• Inside the render method of the ThemeProvider, we wrap its children components with ThemeContext.Provider. This provider exposes the theme and toggleTheme function through its value prop.

Using useContext in Class Components

Now that we have our ThemeProvider, let's explore how to use useContext in a class component. Create a new file named ClassComponent.js in the src folder:

// src/ClassComponent.js

import React from 'react';
 import { ThemeContext } from './ThemeContext';
 class ClassComponent extends React.Component {
   // Access the context using the static contextType
  static contextType = ThemeContext;
   render() {
    const { theme, toggleTheme } = this.context;
     return (
      <div className={`class-component ${theme}`}>
        <h2>Class Component</h2>
        <p>Current theme: {theme}</p>
        <button onClick={toggleTheme}>Toggle Theme</button>
      </div>
    );
  }
}

export default ClassComponent;

In this class component:

  • We import ThemeContext from the ThemeContext.js file.
  • We use the static contextType property to access the context. This property allows us to consume the context and access its values using this.context.
  • Inside the render method, we destructure the theme and toggleTheme values from the context and use them to display the current theme and toggle the theme when the button is clicked.

Benefits of Combining Class Components with useContext

Combining class components with useContext offers several benefits:

  • Seamless Integration: You can seamlessly integrate new class components into a project that primarily uses functional components and hooks.

  • Share Context Data: Class components can easily share context data and consume it without significant code changes.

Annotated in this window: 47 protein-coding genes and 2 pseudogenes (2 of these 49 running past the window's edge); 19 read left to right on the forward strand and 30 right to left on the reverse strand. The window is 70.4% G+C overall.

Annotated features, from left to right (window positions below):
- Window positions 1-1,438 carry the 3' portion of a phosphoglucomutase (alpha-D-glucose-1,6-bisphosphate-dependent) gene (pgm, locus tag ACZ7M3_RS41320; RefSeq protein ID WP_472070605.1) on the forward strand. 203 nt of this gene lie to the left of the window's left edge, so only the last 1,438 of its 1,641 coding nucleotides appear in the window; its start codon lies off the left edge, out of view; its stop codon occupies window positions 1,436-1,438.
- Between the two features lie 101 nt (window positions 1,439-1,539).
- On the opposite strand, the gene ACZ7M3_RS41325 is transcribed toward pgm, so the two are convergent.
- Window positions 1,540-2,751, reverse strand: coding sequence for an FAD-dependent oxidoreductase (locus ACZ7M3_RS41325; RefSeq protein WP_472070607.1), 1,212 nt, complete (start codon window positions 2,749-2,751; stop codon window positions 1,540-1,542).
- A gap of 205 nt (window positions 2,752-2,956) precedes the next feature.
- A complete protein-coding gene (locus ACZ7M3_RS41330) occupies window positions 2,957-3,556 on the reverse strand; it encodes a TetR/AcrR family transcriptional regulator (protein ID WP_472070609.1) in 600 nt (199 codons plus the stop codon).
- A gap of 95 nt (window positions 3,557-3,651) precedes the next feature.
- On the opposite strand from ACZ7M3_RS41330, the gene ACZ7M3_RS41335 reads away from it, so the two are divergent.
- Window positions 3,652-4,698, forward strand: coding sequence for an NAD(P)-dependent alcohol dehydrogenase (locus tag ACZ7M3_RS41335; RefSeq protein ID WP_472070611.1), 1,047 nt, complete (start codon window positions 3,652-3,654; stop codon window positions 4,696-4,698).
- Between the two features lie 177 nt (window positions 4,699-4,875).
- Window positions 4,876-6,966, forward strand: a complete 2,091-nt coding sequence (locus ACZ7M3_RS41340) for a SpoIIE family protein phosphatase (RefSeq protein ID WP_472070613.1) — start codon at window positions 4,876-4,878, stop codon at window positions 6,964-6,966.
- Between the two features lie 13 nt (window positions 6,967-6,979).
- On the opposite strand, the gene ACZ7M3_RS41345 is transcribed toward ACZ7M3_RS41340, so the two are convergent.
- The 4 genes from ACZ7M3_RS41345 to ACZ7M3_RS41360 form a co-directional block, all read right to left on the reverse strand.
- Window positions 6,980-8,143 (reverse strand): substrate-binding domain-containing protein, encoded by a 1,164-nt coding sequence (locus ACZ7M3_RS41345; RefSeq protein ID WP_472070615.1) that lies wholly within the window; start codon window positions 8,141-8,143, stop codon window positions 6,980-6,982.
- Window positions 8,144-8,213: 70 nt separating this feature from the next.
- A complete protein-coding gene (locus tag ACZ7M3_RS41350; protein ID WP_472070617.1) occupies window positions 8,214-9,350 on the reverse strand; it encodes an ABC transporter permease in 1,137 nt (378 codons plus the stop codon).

• Reuse Existing Components: If you have existing class components, you can use them in the context of your functional component-based application without the need to refactor them.

  • Transition Period: If you're in the process of transitioning from class components to functional components, using useContext in class components allows you to gradually migrate your codebase.

Practical Example: Theming a React App

Let's put our knowledge to use in a practical example by implementing a theme toggle feature in a React app using class components and useContext. This example will demonstrate how to switch between light and dark themes across different parts of your application.

Creating Theme-aware Components

First, let's create a functional component that can switch between light and dark themes. Create a new file named ThemeAwareComponent.js in the src folder:

// src/ThemeAwareComponent.js

import React, { useContext } from 'react';
 import { ThemeContext } from './ThemeContext';
 function ThemeAwareComponent() {
  const { theme, toggleTheme } = useContext(ThemeContext);
   return (
    <div className={`theme-aware-component ${theme}`}>
      <h2>Theme-Aware Component</h2>
      <p>Current theme: {theme}</p>
      <button onClick={toggleTheme}>Toggle Theme</button>
    </div>
  );
}

export default ThemeAwareComponent;

In this functional component, we use the useContext hook to access the theme context and toggle theme functionality. This component will respond to theme changes made from anywhere in the app.